The study came from betting site Lottoland, which surveyed UK adults across the country for a fair assessment of the nation’s childishness.
According to the findings, one in ten participants have been injured in attempt to pull a prank, with 86 per cent admitting they’d copied material seen on the internet.
We’re looking at you, Johnny Knoxville.
A fifth said they were playing pranks on someone that stitched them up last year, while the injuries sustained include fractured bones, burns and deep cuts.
Some 66 per cent of respondents confessed a plan to pull a “joke or harmless prank” on acquaintances.
But taking the antics into the workplace, half said the pranks would be directed at colleagues – that’s higher than 37 per cent of partners and 24 per cent of friends set to be the butt of jokes.
To that end, it’s probably wise to stay vigilant of shifty co-workers – these are the five pranks most likely to be played:
(1) Prank calls – 38 per cent
(2) Fake announcements (proposal/pregnancy etc) – 26 per cent
(3) Social media hijacking – 17 per cent
(4) Hidden items/belongings – 14 per cent
(5) Tampering with equipment (e.g. mouse, keyboard) – 11 per cent
Read more on strange working practices:
- The toughest interview questions asked by UK firms – and the best answers given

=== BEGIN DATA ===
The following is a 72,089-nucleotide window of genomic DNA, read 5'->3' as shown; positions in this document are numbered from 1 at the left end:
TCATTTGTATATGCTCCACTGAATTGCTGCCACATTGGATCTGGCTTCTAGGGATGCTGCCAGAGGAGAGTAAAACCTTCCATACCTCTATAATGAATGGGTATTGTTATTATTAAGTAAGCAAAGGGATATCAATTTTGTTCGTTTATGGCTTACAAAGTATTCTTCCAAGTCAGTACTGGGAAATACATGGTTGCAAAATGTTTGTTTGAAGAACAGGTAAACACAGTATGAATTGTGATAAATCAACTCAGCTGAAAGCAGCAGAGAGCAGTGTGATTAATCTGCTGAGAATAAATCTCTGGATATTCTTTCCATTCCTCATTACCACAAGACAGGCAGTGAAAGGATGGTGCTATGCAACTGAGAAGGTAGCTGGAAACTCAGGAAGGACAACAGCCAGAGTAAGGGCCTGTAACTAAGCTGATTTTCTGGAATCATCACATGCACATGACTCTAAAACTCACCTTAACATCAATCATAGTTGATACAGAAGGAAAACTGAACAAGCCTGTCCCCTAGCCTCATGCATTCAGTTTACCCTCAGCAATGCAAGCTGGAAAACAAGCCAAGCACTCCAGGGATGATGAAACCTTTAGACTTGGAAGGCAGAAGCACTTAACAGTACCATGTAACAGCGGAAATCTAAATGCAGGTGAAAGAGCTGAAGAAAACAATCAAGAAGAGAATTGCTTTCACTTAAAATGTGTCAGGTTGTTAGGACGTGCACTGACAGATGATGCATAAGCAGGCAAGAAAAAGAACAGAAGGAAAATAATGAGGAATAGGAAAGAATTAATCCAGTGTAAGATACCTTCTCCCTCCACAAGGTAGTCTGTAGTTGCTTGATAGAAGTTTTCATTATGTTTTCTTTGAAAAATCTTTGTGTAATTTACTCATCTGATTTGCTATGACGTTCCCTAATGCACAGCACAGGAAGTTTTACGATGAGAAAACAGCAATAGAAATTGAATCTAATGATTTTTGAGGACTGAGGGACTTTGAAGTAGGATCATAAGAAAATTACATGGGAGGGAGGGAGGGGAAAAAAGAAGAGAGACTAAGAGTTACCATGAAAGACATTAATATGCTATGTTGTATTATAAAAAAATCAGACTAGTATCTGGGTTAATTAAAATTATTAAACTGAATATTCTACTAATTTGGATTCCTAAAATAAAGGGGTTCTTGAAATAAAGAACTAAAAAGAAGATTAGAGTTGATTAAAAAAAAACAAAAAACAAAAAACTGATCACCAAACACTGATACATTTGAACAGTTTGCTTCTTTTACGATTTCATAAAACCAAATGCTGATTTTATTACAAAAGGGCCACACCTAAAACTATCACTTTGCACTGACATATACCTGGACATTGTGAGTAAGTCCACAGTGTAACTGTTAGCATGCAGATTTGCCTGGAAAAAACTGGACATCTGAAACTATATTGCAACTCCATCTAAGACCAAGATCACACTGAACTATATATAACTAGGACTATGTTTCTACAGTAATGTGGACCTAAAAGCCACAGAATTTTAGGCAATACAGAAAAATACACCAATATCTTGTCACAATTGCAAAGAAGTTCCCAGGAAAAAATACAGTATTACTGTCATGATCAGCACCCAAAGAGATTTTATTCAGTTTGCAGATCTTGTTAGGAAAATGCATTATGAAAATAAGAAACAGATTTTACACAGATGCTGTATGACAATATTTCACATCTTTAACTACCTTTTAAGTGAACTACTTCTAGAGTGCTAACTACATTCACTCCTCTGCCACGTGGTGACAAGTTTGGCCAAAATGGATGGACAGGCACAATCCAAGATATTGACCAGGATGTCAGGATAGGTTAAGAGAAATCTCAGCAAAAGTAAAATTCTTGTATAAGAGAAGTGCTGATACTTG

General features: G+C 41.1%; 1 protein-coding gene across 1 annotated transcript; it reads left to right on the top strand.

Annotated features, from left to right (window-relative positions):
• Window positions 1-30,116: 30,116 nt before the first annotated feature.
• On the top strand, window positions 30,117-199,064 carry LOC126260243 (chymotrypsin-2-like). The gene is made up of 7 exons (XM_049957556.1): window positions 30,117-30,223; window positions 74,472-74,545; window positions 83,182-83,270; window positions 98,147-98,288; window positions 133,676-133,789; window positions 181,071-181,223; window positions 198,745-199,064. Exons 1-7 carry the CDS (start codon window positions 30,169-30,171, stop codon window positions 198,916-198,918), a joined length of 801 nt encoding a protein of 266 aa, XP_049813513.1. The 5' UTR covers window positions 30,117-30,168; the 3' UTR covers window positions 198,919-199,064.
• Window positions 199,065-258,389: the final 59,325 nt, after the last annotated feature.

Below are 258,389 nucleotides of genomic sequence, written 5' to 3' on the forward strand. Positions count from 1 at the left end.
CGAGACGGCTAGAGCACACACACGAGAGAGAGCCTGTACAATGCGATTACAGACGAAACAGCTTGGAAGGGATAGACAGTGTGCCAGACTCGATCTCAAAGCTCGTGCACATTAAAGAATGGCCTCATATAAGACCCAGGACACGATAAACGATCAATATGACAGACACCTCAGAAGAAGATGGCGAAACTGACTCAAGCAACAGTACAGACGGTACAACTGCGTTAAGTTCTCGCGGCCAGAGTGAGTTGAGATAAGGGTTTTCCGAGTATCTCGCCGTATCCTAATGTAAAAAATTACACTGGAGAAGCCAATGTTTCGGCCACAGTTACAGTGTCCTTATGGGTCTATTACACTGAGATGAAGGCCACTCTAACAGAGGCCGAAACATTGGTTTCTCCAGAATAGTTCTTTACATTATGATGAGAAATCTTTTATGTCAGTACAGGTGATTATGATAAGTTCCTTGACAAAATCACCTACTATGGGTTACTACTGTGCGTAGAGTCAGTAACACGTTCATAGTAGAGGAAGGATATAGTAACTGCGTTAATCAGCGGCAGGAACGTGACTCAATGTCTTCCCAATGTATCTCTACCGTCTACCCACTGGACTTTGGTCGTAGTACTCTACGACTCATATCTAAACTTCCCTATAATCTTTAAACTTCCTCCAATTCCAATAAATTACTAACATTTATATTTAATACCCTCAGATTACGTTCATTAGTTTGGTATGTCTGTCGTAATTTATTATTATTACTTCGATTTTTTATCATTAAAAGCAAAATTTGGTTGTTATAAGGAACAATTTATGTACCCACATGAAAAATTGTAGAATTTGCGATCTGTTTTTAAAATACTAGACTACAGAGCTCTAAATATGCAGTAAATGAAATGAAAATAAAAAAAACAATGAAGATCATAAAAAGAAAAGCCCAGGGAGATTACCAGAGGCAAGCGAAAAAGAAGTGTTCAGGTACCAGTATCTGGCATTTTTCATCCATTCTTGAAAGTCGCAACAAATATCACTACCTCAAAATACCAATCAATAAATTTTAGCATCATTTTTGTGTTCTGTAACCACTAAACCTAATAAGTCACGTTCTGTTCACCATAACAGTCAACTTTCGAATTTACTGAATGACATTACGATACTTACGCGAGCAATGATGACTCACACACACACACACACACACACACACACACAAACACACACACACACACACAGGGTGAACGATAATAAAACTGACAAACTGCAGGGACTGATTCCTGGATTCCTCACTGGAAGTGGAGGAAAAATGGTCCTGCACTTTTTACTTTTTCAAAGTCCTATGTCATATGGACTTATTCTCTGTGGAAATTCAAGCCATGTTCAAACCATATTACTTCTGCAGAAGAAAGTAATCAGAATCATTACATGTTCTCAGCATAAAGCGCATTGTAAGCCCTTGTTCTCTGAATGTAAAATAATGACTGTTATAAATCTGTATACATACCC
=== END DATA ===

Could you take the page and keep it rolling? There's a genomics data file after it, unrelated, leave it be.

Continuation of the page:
- Who you gonna call? “Ghosting” trend has employees vanishing from the workplace
- The weirdest job roles available in the UK
“April Fools’ Day is traditionally a time to play harmless practical jokes on one another, but with the ever-prevalent popularity of viral videos being shared globally on such social media platforms as Twitter, Facebook and Vine, there is the increasing worry that people will take their prank-playing a little too far each year,” said Nigel Birrell, CEO of Lottoland.co.uk.
It pays to play in the workplace, with a plethora of psychological benefits from a fun working environment – however, it’s probably safe to assume that leaving your workmate en route to the hospital will not go down too well.
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